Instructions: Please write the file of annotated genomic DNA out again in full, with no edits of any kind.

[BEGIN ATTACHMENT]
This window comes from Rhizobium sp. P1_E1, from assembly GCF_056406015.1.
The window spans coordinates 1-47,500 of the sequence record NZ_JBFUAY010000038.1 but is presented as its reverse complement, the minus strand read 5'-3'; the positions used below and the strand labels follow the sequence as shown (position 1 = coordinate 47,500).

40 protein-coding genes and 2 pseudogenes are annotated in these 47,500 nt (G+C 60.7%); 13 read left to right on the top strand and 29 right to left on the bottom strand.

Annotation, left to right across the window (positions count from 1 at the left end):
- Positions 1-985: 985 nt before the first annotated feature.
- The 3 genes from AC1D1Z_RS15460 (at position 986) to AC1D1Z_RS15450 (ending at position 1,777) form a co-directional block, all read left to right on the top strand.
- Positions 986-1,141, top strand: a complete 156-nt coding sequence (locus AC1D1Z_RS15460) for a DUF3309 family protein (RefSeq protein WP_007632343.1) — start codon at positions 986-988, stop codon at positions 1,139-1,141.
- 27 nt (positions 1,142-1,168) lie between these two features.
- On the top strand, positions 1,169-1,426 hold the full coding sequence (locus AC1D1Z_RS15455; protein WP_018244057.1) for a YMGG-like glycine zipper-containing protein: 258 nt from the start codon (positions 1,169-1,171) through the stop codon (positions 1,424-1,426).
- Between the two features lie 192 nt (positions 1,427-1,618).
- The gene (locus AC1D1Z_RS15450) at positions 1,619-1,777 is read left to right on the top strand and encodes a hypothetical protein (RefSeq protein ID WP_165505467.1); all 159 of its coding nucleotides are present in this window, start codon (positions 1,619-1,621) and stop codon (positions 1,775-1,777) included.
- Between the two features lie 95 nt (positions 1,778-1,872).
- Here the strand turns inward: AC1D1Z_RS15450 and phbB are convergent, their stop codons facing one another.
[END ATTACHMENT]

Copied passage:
This window comes from Rhizobium sp. P1_E1, from assembly GCF_056406015.1.
The window spans coordinates 1-47,500 of the sequence record NZ_JBFUAY010000038.1 but is presented as its reverse complement, the minus strand read 5'-3'; the positions used below and the strand labels follow the sequence as shown (position 1 = coordinate 47,500).

40 protein-coding genes and 2 pseudogenes are annotated in these 47,500 nt (G+C 60.7%); 13 read left to right on the top strand and 29 right to left on the bottom strand.

Annotation, left to right across the window (positions count from 1 at the left end):
- Positions 1-985: 985 nt before the first annotated feature.
- The 3 genes from AC1D1Z_RS15460 (at position 986) to AC1D1Z_RS15450 (ending at position 1,777) form a co-directional block, all read left to right on the top strand.
- Positions 986-1,141, top strand: a complete 156-nt coding sequence (locus AC1D1Z_RS15460) for a DUF3309 family protein (RefSeq protein WP_007632343.1) — start codon at positions 986-988, stop codon at positions 1,139-1,141.
- 27 nt (positions 1,142-1,168) lie between these two features.
- On the top strand, positions 1,169-1,426 hold the full coding sequence (locus AC1D1Z_RS15455; protein WP_018244057.1) for a YMGG-like glycine zipper-containing protein: 258 nt from the start codon (positions 1,169-1,171) through the stop codon (positions 1,424-1,426).
- Between the two features lie 192 nt (positions 1,427-1,618).
- The gene (locus AC1D1Z_RS15450) at positions 1,619-1,777 is read left to right on the top strand and encodes a hypothetical protein (RefSeq protein ID WP_165505467.1); all 159 of its coding nucleotides are present in this window, start codon (positions 1,619-1,621) and stop codon (positions 1,775-1,777) included.
- Between the two features lie 95 nt (positions 1,778-1,872).
- Here the strand turns inward: AC1D1Z_RS15450 and phbB are convergent, their stop codons facing one another.